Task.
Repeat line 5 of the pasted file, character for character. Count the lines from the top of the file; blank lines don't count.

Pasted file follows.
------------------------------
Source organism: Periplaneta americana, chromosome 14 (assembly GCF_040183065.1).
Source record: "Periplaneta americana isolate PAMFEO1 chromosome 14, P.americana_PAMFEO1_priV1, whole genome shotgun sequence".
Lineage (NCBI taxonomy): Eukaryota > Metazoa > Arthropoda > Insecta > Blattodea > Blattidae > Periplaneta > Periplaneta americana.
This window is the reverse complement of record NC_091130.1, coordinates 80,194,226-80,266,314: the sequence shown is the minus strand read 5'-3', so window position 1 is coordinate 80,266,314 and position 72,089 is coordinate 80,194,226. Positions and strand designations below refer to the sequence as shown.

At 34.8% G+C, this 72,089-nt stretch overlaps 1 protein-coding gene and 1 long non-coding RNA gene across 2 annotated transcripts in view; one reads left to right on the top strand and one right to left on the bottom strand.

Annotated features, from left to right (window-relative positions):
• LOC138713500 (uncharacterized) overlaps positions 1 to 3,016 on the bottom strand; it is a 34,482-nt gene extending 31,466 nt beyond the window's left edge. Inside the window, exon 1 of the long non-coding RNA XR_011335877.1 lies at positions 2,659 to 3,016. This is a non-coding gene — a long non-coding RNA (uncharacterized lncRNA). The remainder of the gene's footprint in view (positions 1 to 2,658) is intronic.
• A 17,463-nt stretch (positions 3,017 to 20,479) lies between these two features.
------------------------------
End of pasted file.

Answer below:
At 34.8% G+C, this 72,089-nt stretch overlaps 1 protein-coding gene and 1 long non-coding RNA gene across 2 annotated transcripts in view; one reads left to right on the top strand and one right to left on the bottom strand.